The addition of Kuehl is another step in the long-running effort by UCH and the CU School of Medicine to build patient-centered medical homes that offer a continuum of care and services under a single roof. She focuses on patients’ most pressing immediate needs, while care managers at A.F. Williams and Lowry coordinate their medical care. A care manager, for example, might set up a patient’s dialysis treatments, while Kuehl makes sure he or she has transportation to get there.
Together, Lyon said, the sharper focus on treating the whole patient has helped to create a new “clinic-wide culture.” Binders holding information about community resources for patients are now readily available and providers and staff are aware of them, he said.
The cases of Lang and Dotson simultaneously illustrate the help Kuehl can provide patients and the challenges to doing so. In both cases, housing, or the lack of it, was a major problem.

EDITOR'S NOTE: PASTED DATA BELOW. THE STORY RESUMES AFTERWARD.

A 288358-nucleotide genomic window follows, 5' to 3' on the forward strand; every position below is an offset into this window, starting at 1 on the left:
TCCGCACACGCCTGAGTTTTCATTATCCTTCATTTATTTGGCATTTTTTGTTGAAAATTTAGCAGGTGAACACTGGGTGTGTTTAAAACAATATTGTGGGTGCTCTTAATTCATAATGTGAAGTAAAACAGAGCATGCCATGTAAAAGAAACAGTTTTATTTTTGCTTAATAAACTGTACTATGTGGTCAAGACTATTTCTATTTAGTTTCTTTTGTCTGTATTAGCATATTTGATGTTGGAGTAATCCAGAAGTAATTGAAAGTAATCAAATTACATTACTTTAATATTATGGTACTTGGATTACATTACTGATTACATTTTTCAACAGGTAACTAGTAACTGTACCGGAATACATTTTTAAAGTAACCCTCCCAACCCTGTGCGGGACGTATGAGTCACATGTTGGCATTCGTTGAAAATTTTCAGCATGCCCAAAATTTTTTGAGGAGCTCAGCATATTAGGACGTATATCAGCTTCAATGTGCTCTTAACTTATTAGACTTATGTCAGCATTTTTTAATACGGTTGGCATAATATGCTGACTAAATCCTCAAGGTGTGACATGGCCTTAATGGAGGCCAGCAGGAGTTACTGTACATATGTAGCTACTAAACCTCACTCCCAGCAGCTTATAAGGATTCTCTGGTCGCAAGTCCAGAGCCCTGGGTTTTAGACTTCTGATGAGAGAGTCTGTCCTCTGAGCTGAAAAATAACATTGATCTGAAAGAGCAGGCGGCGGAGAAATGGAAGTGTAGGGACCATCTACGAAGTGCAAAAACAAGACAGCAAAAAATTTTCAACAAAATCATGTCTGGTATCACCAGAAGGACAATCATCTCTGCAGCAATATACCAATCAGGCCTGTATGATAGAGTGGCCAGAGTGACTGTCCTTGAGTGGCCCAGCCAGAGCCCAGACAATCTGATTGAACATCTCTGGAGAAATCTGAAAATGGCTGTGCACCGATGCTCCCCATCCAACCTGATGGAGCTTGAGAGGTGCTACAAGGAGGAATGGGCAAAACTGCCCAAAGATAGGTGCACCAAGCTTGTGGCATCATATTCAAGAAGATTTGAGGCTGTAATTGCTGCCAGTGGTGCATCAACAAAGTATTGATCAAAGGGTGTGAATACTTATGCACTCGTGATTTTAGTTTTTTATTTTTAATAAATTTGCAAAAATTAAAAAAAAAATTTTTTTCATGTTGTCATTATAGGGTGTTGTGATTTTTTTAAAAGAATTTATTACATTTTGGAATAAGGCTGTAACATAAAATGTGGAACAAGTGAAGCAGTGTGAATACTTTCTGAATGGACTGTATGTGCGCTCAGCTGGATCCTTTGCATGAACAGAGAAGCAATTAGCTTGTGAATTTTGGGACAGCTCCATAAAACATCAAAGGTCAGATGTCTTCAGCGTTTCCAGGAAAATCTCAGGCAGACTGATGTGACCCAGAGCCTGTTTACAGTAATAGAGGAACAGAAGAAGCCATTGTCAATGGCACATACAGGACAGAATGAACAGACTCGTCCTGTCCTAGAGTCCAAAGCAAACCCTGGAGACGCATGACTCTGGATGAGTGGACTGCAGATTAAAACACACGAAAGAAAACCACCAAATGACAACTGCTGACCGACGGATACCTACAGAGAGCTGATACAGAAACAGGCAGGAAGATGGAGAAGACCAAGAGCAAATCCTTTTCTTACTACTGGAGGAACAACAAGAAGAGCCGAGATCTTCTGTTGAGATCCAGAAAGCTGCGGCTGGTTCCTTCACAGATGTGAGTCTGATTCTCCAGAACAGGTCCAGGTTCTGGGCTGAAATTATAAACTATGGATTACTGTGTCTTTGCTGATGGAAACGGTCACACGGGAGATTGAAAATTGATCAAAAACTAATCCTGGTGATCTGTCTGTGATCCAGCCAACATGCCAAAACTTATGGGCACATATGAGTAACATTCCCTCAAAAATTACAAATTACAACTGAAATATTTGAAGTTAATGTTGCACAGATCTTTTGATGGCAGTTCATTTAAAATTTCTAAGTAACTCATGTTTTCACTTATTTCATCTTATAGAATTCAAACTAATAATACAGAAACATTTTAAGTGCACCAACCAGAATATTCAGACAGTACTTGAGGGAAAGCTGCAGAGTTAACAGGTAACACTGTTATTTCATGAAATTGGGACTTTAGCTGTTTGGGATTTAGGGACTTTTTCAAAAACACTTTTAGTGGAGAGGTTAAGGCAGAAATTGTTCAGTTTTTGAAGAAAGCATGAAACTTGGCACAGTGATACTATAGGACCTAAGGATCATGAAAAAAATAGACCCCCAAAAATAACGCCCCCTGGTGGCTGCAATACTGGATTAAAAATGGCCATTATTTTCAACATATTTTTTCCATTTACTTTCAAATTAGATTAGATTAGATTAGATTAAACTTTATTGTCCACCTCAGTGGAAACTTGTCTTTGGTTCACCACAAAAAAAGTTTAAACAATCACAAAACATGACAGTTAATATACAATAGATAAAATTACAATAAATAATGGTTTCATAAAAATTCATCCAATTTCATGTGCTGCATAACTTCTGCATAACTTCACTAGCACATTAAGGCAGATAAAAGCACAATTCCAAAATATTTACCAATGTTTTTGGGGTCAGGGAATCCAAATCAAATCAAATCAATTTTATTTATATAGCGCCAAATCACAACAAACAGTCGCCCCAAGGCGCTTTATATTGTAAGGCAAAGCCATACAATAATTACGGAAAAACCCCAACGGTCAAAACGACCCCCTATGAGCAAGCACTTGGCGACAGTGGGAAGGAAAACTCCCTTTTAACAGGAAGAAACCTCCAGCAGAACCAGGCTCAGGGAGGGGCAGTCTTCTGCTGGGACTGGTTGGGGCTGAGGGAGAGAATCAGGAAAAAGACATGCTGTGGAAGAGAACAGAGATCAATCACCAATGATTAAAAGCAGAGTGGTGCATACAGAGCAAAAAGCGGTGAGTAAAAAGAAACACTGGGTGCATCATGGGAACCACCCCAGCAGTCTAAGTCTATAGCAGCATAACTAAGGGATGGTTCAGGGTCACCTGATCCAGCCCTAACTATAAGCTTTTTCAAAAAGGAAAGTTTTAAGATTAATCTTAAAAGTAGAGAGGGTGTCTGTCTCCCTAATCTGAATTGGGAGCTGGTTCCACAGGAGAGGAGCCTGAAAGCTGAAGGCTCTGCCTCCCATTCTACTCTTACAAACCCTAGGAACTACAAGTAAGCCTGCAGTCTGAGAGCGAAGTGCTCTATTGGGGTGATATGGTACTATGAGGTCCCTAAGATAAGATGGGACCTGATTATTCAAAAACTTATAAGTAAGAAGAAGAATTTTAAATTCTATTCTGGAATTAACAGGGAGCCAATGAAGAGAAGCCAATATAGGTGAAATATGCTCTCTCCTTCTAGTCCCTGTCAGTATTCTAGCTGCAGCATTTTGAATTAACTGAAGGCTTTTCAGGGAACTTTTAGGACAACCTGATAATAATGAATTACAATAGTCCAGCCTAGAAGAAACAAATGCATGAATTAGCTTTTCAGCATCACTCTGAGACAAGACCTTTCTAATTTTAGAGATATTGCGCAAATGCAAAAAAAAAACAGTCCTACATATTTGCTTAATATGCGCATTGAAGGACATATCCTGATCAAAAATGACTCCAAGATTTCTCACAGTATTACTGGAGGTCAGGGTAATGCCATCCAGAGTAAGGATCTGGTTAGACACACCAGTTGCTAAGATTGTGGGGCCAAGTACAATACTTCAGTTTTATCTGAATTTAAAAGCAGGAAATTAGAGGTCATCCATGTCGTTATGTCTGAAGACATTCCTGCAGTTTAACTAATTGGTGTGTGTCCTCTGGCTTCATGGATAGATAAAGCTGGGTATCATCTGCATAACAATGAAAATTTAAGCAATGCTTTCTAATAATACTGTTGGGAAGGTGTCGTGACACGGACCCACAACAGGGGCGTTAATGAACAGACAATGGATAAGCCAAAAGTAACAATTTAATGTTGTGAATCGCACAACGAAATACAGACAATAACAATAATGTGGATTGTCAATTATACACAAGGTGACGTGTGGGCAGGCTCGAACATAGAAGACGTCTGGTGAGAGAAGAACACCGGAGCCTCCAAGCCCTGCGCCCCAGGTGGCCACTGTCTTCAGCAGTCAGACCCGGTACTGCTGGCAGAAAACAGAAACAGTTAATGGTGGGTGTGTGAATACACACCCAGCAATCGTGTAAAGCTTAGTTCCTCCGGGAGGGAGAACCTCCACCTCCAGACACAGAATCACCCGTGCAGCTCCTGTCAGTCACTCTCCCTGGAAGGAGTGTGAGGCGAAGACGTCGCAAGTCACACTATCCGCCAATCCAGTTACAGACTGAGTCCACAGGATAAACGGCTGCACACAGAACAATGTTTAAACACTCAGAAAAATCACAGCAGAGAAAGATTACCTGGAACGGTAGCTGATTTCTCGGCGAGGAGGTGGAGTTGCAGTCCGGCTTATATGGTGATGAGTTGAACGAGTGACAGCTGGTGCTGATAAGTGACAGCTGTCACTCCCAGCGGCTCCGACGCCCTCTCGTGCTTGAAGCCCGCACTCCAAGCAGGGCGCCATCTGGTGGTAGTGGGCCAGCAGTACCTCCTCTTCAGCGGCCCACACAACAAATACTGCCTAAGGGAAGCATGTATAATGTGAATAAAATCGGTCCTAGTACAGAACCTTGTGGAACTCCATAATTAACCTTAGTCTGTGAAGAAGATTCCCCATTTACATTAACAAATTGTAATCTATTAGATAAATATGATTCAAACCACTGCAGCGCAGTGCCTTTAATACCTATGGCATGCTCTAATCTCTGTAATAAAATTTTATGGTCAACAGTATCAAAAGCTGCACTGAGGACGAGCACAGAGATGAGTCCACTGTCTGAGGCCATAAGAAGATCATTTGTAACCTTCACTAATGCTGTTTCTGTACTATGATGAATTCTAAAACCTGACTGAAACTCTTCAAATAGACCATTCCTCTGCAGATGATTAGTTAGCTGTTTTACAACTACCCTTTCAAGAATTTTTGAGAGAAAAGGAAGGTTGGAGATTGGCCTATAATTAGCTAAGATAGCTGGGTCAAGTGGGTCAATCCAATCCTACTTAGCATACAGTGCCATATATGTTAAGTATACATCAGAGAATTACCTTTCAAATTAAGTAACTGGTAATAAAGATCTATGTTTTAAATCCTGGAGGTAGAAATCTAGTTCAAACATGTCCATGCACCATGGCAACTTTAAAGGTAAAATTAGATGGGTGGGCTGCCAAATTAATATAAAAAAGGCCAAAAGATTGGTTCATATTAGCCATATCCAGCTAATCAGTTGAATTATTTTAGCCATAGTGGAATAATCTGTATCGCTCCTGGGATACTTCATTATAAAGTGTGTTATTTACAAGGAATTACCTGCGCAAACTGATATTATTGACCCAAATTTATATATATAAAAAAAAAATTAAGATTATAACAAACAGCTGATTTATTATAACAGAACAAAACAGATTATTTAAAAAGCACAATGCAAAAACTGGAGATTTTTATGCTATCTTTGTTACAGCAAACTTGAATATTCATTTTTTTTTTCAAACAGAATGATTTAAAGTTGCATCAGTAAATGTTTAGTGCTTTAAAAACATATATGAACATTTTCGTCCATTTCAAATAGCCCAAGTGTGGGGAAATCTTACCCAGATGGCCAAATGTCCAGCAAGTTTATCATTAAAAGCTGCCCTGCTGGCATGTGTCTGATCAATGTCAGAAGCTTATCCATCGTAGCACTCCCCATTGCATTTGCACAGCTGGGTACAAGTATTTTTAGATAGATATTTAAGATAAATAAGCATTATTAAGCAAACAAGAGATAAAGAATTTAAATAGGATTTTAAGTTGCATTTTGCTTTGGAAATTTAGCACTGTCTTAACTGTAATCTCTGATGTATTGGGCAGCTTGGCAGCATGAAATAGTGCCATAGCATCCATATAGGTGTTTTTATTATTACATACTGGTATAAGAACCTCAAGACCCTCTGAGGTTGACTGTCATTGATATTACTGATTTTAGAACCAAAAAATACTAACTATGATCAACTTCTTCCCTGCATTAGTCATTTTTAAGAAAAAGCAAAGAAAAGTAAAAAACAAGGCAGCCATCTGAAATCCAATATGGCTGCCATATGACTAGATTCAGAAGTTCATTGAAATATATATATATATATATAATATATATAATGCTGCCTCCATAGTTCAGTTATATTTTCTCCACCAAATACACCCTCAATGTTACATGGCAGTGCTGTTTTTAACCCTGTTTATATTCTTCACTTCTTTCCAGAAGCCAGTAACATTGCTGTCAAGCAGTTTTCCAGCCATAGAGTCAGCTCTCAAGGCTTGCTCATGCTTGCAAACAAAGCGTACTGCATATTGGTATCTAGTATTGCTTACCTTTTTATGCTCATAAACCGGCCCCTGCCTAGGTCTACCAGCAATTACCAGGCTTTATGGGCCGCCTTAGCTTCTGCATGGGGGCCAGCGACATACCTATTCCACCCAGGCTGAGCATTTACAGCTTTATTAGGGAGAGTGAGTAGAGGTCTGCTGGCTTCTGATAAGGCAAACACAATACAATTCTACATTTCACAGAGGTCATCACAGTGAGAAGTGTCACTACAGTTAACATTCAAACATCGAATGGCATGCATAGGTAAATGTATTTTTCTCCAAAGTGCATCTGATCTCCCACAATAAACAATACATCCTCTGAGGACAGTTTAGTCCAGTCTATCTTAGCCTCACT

Speaking through an interpreter during a recent visit to the UCHealth Eye Center, where she is receiving treatment for cataracts, Lang said she came to the United States from Thailand 40 years ago. She lost her apartment after her husband of 38 years died in 2012. She bounced between friends’ apartments, surviving on Social Security retirement checks. Lang said she has a son and daughter in the area, but they “have families of their own and don’t take much notice.” An uncle is her primary source of help.
An island of stability for Lang is A.F. Williams, where she has received care from physician assistant Julie Przekwas, PA-C. Przekwas helped Lang manage her high blood pressure, cholesterol, and diabetes and connected her with the UCHealth Eye Center. Kuehl, meanwhile, set up a dental appointment for Lang to get dentures. With Kuehl’s assistance, Lang also completed the paperwork for a Direct Express debit card for her Social Security payments. That eliminated cashing a paper check – an invitation for theft and abuse – and helped her get her money quicker.